Tony Ryan

From Wikipedia, the free encyclopedia

Tony Ryan
Born(1936-02-02)2 February 1936
Limerick Junction, County Tipperary, Ireland
Died3 October 2007(2007-10-03) (aged 71)
Known forCo-founder of Ryanair, part-owner of Tiger Airways, multimillionaire and benefactor

Thomas Anthony Ryan (2 February 1936 – 3 October 2007) was an Irish billionaire, philanthropist and businessman who co-founded the Ryanair airline.

Through his establishment of Guinness Peat Aviation in 1975 he began a course of events which ultimately led to the development of the international aircraft leasing industry, although he was best known in the public mind as the founder of the eponymous Ryanair with Christopher Ryan and Liam Lonergan.[1] Ryanair was believed to be the main source of his wealth in later life: the company became one of the biggest airlines in Europe and was valued at over 15 billion Euros as of December 2019.[2]

Early life[edit]

Ryan was born at Limerick Junction, County Tipperary on 2 February 1936; his father was a train driver. Around 1945 the family moved to Thurles in the same county, and he attended the Christian Brothers school there.[3] His hopes of attending university were ended by the death of his father, and instead he joined Aer Lingus as a dispatch clerk, and was selected as a management trainee.[4]

Business career[edit]

Ryan progressed through station manager roles to become, in 1968, Aer Lingus station manager at JFK Airport, New York.[3] The family returned to Ireland in 1972, where by chance he filled a vacancy in aircraft leasing, finding uses for aircraft that were surplus to the airline's requirements during the cyclical downturn.[4]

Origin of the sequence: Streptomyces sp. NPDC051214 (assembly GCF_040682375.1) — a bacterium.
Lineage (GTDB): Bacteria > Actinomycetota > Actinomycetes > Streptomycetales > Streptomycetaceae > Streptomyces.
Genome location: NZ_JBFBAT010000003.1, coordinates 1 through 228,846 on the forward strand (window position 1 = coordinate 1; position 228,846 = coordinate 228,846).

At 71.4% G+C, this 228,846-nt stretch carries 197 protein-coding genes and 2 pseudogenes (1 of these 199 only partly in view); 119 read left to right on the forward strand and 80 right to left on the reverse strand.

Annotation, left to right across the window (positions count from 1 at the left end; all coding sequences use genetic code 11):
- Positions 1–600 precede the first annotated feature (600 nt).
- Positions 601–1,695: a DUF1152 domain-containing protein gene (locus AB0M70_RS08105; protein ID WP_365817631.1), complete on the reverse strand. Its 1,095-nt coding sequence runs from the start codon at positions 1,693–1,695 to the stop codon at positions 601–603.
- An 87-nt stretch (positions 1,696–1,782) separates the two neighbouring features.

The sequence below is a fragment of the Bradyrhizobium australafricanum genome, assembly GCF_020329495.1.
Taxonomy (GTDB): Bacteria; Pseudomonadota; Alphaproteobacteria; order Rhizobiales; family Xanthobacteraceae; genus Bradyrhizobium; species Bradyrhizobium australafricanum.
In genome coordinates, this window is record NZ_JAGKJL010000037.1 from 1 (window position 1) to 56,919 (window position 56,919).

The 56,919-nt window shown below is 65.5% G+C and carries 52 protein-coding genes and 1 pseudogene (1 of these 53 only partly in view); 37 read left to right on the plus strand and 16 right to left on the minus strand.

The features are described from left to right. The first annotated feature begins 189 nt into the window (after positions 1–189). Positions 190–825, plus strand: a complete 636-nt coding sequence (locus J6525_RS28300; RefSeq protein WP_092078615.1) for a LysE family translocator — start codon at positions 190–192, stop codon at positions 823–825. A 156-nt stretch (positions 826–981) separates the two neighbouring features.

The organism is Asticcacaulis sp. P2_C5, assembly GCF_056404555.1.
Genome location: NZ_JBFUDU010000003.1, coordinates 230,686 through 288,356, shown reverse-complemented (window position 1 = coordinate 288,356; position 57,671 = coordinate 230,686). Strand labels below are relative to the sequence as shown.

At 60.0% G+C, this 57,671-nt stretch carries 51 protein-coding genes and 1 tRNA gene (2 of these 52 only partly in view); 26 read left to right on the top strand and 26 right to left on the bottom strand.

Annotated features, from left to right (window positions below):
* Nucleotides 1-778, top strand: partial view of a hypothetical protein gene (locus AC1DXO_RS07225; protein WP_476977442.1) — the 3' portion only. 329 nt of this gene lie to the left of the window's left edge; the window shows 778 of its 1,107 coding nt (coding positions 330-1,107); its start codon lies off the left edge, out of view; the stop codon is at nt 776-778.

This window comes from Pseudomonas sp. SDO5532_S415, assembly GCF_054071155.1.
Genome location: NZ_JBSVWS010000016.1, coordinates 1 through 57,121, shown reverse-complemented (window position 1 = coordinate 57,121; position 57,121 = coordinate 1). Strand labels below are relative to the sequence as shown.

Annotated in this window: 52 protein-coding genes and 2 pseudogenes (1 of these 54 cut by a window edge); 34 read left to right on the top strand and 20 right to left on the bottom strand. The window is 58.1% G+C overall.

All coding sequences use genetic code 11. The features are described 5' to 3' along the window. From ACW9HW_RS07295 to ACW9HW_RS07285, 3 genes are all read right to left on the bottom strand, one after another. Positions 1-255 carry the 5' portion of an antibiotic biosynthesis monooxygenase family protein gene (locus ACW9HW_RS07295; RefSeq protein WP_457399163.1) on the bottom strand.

In 1975, with financial support from Aer Lingus and the Guinness Peat Group, he founded the aircraft leasing company Guinness Peat Aviation (later GPA Group), raising $5,000 for his 10% shareholding.[3] GPA grew to be the world's biggest aircraft lessor, its activities including wet leasing. The company was worth $4 billion at its peak, but its value dramatically collapsed in 1992 after the cancellation of its planned IPO.[5] Ryan made €55m from the sale of AerFi (the successor to GPA) in 2000.[6]

Ryan was a tax exile who lived in Monte Carlo,[7] but also owned a stud farm near his home in Dolla, County Tipperary.[8] He was the 7th wealthiest individual from Ireland in the Sunday Times Rich List 2007 with over €1.5bn (£1bn).[9]

Ryan over the years helped nurture two successful business protégés – Denis O'Brien and Michael O'Leary – both of whom became billionaires.[10]


Ryan was an active and innovative funder of university education in Ireland. He donated a marine science institute to NUI Galway in 1993 which was named the Martin Ryan Marine Science Institute in honour of his father.[11] He showed interest in marine science and aquaculture development in the west of Ireland. He also funded The Ryan Academy for Entrepreneurship at the Citywest park, that is run by Dublin City University.[12][13]

In 2001, Ryan acquired Castleton Farm near Lexington, Kentucky from the Van Lennep Family Trust. Ryan renamed it Castleton Lyons and undertook renovations to the property while returning to its original roots as a thoroughbred operation.[14]

At the time of his death he owned 16% of Tiger Airways, a discount carrier based in Singapore which was founded in December 2003.[15][4]

Personal life[edit]

Ryan married his childhood sweetheart, Mairéad, in 1958 and they had three sons together.[3] The couple separated while the boys were young but they were not divorced.[16]

Ryan then began a series of affairs with well-connected women, beginning in the mid-1980s with Lady Miranda Guinness, who had earlier separated from her husband Benjamin Guinness, 3rd Earl of Iveagh.[16] Miranda tutored him in matters such as art collecting, fine wines, interior decoration and formal entertaining, and they worked together on redesigning the interior of a Georgian house which Ryan had bought in Pelham Place, South Kensington, London.[17] The relationship ended around 1991 but they remained close friends.[17]